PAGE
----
Jump ahead many years and the writer of Hebrews is welcoming us home, too. The previous chapters talk about who Jesus is and how great he is. The Temple that Solomon built no longer existed—and the one King Herod built to replace it was gone, too, destroyed by the Romans in 70 AD. The author of Hebrews, according to well-known Presbyterian preacher Tom Long, tells us the lack of an actual Temple doesn’t matter, Jesus makes it possible to enter a virtual Holy of Holies and join in communion with the merciful and generous God of all the ages. Jesus is the one who lets us into the parlor—no room is off limits anymore because of who he is and what he has done. Which is nothing less than moving into our human history to go through everything that we go through—all the sorrow, all the pain, all the longing—in order to lift us up to heavenly places. The whole world shimmers with God’s glory because of Jesus—and we are invited to go with him into the true sanctuary of God’s presence here and now, to finally have a place to call home. (Hebrews, p. 104)
The disciples were really impressed with the magnificence of the Temple when they arrived in Jerusalem with Jesus for the last time. We, too, are a people impressed with bigger, better, greater, grander—the gold floors of the original Temple have become bigger houses, bigger cars. Despite the tiny house fad, most homes being built are huge—and Ford and GM both have decided to stop making sedans in favor of SUVs and trucks. We LOVE grand gestures—marriage proposals show up on jumbotrons—even prom dates require a storyboard to pull off. Look at the Christmas baking shows and the Christmas lights battles. Bigger is always better.
So when Hebrews tells us that worship right here in this sanctuary is our new home with God, we’re like wait—what? Nothing of significance happens here on Sunday morning—or only rarely, right? “The local video store has better drama,” Tom Long says, “television has more interesting stories; the pool club has friendlier people; the park has a nicer view; the Sunday paper has more intrigue, and sleeping in provides a more profound Sabbath rest.” What’s more, he continues, “nobody at the beach or backyard barbecue is going to hand us a pledge card, call us to pray for people in a country whose name we can’t pronounce, or ask us to teach the junior high youth.” (Hebrews, p. 108) Thing is, this community—that means us—has been gathered by a grand and great mystery beyond what we can see or know. Here is where we are washed pure and clean by the waters of baptism. Here is where we are reminded again and again of the transforming power of forgiveness. Here is where we find the reassurance of God’s acceptance. Here is where our sin-sick souls are healed by God’s grace. Here is where we cling to our hope in God’s promises—even though they have yet to be fulfilled, we Christians live in hope as we eagerly wait for the world’s redeeming. And in the meantime, we keep pushing each other along the right path—by prayer, by encouragement, by example. “Whenever Christians cluster together for worship,” Long says, “we walk through the doorway of an ordinary building, an ‘earthly tent,’ and find ourselves in the company of heaven singing praises with the heavenly hosts.” (Hebrews, p. 107) If that isn’t a home we long for, I don’t know what is.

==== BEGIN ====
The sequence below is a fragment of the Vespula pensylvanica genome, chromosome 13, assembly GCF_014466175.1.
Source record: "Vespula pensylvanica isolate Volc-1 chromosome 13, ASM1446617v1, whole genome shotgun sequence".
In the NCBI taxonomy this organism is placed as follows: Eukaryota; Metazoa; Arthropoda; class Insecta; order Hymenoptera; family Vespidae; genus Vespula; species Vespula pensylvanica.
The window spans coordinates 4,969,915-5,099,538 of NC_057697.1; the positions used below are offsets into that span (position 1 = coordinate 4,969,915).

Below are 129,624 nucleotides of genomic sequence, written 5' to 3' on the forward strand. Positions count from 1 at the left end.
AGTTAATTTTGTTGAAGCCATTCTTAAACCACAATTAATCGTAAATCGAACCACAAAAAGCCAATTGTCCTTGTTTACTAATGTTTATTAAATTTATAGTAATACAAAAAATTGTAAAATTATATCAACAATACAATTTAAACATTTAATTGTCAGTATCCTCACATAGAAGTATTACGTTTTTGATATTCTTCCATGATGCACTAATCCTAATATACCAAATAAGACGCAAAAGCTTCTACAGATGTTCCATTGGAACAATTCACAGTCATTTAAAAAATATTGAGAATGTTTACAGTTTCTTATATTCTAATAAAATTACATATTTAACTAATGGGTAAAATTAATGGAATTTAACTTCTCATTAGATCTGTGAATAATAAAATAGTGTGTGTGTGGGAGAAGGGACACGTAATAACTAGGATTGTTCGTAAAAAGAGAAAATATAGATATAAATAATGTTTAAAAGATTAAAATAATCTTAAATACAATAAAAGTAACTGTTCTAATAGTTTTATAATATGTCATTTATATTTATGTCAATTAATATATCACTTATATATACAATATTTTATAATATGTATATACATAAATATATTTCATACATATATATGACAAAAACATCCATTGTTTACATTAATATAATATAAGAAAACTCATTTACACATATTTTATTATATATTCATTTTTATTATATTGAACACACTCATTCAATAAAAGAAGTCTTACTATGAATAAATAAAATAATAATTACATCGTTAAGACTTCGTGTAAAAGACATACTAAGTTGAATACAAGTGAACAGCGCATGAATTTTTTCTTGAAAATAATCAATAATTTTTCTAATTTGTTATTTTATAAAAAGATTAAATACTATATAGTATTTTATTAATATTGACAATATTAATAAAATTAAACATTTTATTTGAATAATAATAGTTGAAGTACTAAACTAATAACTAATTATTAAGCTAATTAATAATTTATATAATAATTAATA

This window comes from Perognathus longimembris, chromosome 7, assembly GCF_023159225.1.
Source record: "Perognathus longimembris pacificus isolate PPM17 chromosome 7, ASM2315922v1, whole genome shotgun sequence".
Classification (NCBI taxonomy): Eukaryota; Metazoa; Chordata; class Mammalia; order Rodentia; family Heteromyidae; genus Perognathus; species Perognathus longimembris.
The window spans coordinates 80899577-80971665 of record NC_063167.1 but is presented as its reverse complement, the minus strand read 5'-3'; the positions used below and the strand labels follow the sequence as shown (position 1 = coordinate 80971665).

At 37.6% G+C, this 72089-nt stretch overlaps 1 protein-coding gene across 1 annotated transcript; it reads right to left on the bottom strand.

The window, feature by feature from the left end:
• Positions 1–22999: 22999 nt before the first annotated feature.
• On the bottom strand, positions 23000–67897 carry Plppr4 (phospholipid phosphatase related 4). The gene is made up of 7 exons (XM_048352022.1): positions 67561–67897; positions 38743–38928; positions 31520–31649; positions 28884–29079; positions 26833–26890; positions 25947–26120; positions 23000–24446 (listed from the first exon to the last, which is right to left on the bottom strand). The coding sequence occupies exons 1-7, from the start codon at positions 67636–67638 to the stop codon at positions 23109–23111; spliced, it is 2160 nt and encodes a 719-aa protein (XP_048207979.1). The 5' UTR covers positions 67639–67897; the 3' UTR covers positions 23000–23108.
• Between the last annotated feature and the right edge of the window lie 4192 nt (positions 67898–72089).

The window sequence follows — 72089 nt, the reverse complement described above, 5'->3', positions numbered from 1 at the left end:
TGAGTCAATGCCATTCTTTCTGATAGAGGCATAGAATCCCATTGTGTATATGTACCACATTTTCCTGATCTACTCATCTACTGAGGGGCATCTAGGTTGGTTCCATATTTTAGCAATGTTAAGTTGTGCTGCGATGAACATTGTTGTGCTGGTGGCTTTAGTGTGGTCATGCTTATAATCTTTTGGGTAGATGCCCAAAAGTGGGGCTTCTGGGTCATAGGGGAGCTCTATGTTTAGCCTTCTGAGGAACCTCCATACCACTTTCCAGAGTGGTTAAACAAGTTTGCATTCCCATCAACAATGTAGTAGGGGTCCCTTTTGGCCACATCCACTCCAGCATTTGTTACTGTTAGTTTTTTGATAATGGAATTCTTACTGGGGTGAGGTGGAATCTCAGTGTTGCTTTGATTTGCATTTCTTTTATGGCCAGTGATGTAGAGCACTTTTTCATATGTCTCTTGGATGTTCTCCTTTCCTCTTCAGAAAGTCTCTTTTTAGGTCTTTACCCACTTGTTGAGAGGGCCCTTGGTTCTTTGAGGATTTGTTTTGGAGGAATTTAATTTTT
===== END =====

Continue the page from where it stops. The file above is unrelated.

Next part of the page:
Two sanctuaries. The only part of the Temple still standing is the Western Wall, commonly referred to as the Wailing Wall, where people from all over the world come to pray. It’s not splendid or spectacular, but people say God’s presence still shimmers there. God’s presence shimmers here, too, because Jesus gives us a place to call home.